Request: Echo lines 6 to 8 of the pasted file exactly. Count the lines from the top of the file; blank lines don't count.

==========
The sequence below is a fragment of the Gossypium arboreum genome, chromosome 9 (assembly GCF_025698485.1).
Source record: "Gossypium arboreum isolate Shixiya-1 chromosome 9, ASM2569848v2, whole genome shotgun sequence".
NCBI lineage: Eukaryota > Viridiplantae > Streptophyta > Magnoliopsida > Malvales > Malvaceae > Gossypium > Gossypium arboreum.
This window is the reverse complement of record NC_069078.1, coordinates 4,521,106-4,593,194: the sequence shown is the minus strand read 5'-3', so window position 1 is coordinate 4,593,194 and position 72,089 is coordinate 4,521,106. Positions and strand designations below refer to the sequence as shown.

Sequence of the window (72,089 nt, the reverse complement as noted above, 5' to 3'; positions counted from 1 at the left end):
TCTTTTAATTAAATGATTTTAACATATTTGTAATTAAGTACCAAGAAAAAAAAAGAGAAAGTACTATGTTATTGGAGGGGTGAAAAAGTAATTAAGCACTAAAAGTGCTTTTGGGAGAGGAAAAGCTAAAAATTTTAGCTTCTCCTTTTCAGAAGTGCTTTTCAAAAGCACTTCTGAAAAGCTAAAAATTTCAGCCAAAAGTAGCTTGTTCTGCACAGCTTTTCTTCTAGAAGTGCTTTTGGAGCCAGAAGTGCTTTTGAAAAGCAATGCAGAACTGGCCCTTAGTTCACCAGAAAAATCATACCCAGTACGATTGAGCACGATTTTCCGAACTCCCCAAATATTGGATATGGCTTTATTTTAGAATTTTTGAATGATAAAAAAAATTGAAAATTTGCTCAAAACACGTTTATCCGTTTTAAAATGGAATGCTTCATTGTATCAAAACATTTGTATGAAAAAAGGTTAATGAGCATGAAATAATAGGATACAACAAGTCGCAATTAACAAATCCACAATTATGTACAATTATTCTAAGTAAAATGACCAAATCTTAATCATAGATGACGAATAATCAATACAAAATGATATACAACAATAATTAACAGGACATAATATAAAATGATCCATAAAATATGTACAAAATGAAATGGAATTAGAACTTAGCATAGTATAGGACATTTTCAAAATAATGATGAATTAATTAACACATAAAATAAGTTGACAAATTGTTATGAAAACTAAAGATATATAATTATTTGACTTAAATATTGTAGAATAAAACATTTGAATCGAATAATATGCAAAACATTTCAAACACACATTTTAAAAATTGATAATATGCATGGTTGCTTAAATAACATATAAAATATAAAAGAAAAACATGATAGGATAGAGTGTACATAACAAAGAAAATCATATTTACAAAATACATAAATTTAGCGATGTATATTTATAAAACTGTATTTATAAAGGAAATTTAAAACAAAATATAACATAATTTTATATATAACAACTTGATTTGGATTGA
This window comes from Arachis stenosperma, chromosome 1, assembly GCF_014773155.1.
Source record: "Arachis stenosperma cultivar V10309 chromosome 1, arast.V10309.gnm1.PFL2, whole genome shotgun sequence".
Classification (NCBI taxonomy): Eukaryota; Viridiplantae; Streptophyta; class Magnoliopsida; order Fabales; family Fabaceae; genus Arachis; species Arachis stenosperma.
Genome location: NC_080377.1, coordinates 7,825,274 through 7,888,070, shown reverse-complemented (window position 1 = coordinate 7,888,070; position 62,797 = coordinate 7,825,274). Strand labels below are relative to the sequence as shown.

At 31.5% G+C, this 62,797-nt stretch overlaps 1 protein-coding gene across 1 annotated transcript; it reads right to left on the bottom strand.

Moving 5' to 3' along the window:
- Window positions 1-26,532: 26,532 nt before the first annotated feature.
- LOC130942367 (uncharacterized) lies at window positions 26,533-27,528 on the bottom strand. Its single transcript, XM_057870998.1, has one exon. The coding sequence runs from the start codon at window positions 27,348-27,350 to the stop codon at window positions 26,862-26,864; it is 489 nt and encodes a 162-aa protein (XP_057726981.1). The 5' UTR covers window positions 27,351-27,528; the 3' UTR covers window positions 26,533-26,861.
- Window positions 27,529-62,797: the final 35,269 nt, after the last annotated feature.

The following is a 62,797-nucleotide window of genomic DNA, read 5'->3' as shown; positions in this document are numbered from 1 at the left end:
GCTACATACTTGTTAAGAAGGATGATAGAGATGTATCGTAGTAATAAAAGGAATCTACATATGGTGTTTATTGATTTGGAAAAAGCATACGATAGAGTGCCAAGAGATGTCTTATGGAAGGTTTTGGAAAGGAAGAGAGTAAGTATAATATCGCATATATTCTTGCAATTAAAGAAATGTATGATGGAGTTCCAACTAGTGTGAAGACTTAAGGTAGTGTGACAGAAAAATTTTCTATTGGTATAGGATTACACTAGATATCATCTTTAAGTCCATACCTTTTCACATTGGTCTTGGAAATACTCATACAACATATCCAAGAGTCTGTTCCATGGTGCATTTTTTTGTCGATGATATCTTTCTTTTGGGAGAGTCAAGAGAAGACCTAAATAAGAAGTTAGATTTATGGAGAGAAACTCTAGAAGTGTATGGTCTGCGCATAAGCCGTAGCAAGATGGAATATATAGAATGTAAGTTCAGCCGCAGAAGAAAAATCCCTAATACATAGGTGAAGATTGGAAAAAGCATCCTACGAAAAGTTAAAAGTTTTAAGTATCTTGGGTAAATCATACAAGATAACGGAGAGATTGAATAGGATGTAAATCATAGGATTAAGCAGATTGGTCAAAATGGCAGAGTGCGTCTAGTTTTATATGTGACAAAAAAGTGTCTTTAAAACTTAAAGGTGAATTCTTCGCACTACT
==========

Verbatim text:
TCTTTTAATTAAATGATTTTAACATATTTGTAATTAAGTACCAAGAAAAAAAAAGAGAAAGTACTATGTTATTGGAGGGGTGAAAAAGTAATTAAGCACTAAAAGTGCTTTTGGGAGAGGAAAAGCTAAAAATTTTAGCTTCTCCTTTTCAGAAGTGCTTTTCAAAAGCACTTCTGAAAAGCTAAAAATTTCAGCCAAAAGTAGCTTGTTCTGCACAGCTTTTCTTCTAGAAGTGCTTTTGGAGCCAGAAGTGCTTTTGAAAAGCAATGCAGAACTGGCCCTTAGTTCACCAGAAAAATCATACCCAGTACGATTGAGCACGATTTTCCGAACTCCCCAAATATTGGATATGGCTTTATTTTAGAATTTTTGAATGATAAAAAAAATTGAAAATTTGCTCAAAACACGTTTATCCGTTTTAAAATGGAATGCTTCATTGTATCAAAACATTTGTATGAAAAAAGGTTAATGAGCATGAAATAATAGGATACAACAAGTCGCAATTAACAAATCCACAATTATGTACAATTATTCTAAGTAAAATGACCAAATCTTAATCATAGATGACGAATAATCAATACAAAATGATATACAACAATAATTAACAGGACATAATATAAAATGATCCATAAAATATGTACAAAATGAAATGGAATTAGAACTTAGCATAGTATAGGACATTTTCAAAATAATGATGAATTAATTAACACATAAAATAAGTTGACAAATTGTTATGAAAACTAAAGATATATAATTATTTGACTTAAATATTGTAGAATAAAACATTTGAATCGAATAATATGCAAAACATTTCAAACACACATTTTAAAAATTGATAATATGCATGGTTGCTTAAATAACATATAAAATATAAAAGAAAAACATGATAGGATAGAGTGTACATAACAAAGAAAATCATATTTACAAAATACATAAATTTAGCGATGTATATTTATAAAACTGTATTTATAAAGGAAATTTAAAACAAAATATAACATAATTTTATATATAACAACTTGATTTGGATTGA
This window comes from Arachis stenosperma, chromosome 1, assembly GCF_014773155.1.
Source record: "Arachis stenosperma cultivar V10309 chromosome 1, arast.V10309.gnm1.PFL2, whole genome shotgun sequence".